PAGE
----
One of the most interesting tug of wars we have seen in recent history is between the US share market which keeps pushing close to new record highs and the US money market, which is consistently warning of a recession.
Surely, they can’t both be right?
The inverted yield curve in the US – in which long term interest rates fall below shorter term rates (usually 10 years versus three months) – has previously been quite an accurate predictor of US recessions.
Even apart from that inverted yield indicator, which has continued to periodically flash an amber warning, the US economy has now grown for 10 years straight which matches the tech bubble period of March 1991 to March 2001 as the longest period of US economic expansion since the Great Depression.
Long expansion causes worries
Even on a historical basis you would think that the odds of a US recession – and the significant global ramifications that would flow from that – are starting to shorten dramatically.
That is particularly the case as the US pursues an aggressive and somewhat baffling and intractable trade war with its biggest trading partner in China – a trade war that may have been much easier to enter than it will be to exit now that both sides have really dug in.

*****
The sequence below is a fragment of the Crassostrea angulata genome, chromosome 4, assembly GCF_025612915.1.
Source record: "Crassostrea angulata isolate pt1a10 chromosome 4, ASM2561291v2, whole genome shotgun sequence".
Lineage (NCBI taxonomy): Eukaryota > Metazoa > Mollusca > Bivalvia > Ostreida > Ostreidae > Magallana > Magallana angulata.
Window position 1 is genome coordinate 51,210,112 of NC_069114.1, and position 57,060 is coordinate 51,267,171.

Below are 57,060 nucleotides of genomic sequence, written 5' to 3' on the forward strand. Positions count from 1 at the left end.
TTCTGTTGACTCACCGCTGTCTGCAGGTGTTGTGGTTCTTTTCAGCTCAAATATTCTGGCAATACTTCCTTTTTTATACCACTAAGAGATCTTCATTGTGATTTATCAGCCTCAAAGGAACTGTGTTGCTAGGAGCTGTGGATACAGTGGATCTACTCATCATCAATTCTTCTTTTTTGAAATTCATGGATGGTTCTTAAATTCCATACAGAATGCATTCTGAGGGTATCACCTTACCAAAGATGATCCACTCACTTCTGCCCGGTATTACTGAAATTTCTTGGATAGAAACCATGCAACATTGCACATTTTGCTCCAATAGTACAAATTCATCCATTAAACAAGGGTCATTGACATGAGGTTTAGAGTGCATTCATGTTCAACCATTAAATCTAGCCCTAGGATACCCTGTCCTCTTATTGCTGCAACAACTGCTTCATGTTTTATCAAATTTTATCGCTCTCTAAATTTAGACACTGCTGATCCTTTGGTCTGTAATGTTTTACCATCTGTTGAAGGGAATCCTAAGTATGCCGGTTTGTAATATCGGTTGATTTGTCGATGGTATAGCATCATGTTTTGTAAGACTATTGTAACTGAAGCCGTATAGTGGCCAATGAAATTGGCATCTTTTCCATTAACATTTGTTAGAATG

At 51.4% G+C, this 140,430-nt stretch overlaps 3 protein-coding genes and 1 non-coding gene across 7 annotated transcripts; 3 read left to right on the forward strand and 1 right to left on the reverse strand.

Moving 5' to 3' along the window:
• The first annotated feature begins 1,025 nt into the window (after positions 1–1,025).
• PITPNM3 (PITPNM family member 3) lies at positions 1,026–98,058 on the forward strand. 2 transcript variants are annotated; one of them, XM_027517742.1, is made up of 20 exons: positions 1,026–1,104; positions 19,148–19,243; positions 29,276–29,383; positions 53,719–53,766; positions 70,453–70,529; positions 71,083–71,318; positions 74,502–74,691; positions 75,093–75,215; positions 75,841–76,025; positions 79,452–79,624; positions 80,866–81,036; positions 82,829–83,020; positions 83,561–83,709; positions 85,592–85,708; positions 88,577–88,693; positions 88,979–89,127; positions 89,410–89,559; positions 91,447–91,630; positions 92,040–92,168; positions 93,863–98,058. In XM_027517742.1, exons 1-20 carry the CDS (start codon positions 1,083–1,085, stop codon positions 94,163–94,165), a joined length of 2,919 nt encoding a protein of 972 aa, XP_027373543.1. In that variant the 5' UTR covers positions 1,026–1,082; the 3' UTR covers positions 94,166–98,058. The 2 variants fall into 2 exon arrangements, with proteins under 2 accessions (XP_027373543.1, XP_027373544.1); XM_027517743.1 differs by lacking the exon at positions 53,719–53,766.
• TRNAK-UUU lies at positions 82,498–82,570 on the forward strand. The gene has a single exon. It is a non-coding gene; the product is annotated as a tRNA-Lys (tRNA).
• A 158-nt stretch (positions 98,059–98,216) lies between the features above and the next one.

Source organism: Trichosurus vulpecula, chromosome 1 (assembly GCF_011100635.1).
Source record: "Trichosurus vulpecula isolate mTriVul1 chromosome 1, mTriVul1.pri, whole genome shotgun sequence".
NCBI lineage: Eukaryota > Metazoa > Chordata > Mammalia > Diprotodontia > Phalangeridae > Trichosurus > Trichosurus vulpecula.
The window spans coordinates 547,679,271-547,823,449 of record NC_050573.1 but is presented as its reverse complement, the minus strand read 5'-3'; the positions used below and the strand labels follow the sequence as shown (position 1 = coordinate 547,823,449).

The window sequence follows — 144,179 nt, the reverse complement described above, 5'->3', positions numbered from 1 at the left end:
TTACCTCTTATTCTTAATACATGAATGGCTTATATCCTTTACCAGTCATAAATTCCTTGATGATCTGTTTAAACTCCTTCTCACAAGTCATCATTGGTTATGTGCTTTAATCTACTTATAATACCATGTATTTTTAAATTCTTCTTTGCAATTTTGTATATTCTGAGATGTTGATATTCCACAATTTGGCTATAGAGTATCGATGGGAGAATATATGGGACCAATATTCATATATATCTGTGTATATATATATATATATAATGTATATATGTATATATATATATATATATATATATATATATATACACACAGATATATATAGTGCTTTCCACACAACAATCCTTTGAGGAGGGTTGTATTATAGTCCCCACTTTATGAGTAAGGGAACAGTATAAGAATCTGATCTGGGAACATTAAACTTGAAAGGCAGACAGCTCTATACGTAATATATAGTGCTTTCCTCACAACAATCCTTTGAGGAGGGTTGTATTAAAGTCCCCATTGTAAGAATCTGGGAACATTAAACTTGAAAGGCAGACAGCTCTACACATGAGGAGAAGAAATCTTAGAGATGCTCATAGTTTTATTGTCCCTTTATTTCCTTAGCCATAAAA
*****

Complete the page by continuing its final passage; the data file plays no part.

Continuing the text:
At the same time as all of this is happening, the US share market as measured by the S&P 500 index continues to rise towards record territory – a feat which has been reflected in a more muted way on the Australian and many other international share markets.
Lower rates cause further share rally
The latest market rally has been driven by signs that the US Federal Reserve will act to cut interest rates should the trade war threaten to cut US economic growth.
US and international investors – including the many Australian investors who are active in the giant US market – took significant heart from that announcement and again pushed shares higher.
So, who is right?
Is the US – and by proxy the rest of the world – getting set for a nasty recession?
Or is the share market right and the US economy is performing well with corporate profits set to keep rising and more stimulus from the Fed on the way?
It probably seems absolute lunacy but it is possible that both camps are at least partly right and that the US economy will “muddle through’’ a period of slowing growth and that owning stocks might be a rational decision.
Then again, the future is always unpredictable and anyone who claims to know what will happen on financial markets in the future should not be trusted.
This time it is different
The phrase “this time it is different’’ is now enshrined in history as a sure sign that a bubble is about to burst.
But could this famous excuse for continuing to invest even when the warnings signs are clearly visible actually be accurately applied to the situation the US market – and by default all other major markets – find themselves in at the moment?
It might seem a stretch but, in many ways, we haven’t been in a situation quite like this before.
Boom and bust replaced by muddling along
Following the GFC and the extraordinary period of money printing stimulus by central banks around the world, the predicted response would have been a massive boom as the stimulus funds were employed and inflation roared away followed by a massive bust.
That hasn’t really happened.